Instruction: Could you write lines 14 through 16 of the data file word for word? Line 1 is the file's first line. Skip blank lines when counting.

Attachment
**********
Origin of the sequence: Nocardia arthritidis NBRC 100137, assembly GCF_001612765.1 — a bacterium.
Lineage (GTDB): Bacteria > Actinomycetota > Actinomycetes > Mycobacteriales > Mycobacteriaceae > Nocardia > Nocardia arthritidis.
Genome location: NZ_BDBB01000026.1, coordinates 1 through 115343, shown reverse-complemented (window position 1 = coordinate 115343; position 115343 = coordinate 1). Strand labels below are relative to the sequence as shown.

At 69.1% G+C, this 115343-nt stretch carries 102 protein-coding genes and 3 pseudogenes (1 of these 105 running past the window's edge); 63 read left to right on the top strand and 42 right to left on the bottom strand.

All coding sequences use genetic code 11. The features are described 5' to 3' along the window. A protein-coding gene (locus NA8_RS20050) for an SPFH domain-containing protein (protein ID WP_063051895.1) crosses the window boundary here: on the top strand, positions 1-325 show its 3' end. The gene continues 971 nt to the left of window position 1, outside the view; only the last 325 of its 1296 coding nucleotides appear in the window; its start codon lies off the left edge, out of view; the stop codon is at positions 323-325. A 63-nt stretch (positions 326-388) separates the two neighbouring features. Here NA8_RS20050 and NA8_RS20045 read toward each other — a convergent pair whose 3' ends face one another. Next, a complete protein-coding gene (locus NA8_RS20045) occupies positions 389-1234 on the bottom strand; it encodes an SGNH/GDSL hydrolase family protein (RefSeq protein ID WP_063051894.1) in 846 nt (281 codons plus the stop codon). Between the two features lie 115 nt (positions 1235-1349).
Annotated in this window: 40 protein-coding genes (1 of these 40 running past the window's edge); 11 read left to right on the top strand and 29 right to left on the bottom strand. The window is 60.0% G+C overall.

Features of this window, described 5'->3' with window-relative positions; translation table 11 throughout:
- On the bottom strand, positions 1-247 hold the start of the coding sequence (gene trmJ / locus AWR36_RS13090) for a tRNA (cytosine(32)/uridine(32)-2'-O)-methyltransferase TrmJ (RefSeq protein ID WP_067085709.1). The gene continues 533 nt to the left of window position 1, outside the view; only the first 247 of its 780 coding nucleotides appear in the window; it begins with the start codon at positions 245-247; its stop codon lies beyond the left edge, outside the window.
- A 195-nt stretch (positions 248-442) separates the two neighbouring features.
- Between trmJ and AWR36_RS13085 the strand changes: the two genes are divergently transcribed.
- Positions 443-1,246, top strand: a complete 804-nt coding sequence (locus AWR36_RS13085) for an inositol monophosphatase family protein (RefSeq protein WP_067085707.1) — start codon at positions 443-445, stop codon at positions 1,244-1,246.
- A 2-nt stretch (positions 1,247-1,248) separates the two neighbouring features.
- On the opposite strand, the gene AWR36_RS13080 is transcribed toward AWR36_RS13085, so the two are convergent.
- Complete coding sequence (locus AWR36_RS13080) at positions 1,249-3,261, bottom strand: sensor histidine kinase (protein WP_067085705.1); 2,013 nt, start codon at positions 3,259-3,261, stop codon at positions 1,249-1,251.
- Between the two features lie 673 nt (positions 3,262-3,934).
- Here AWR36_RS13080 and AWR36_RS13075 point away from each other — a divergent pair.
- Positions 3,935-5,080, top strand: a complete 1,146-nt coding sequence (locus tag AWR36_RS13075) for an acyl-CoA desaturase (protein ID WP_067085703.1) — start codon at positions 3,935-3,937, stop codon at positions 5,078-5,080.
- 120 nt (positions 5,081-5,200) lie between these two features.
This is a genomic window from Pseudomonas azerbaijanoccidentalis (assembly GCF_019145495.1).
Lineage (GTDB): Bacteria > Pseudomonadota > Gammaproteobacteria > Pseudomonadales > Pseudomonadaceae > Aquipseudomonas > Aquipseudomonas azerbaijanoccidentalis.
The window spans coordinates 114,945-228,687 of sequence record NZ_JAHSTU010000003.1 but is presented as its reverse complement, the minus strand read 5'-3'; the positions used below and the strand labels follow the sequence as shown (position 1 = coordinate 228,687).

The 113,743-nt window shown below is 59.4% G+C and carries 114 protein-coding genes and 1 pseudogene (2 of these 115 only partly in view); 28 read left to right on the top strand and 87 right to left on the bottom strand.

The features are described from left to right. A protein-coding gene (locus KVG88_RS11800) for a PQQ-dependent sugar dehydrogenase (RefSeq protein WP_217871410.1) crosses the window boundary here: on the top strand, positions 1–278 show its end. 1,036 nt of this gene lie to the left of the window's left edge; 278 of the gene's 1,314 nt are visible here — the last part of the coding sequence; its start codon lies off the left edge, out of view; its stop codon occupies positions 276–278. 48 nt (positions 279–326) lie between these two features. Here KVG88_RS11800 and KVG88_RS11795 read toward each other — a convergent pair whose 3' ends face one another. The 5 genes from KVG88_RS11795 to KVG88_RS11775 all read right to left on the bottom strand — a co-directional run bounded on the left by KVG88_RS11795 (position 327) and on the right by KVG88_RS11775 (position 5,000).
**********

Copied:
- Complete coding sequence (locus AWR36_RS13080) at positions 1,249-3,261, bottom strand: sensor histidine kinase (protein WP_067085705.1); 2,013 nt, start codon at positions 3,259-3,261, stop codon at positions 1,249-1,251.
- Between the two features lie 673 nt (positions 3,262-3,934).
- Here AWR36_RS13080 and AWR36_RS13075 point away from each other — a divergent pair.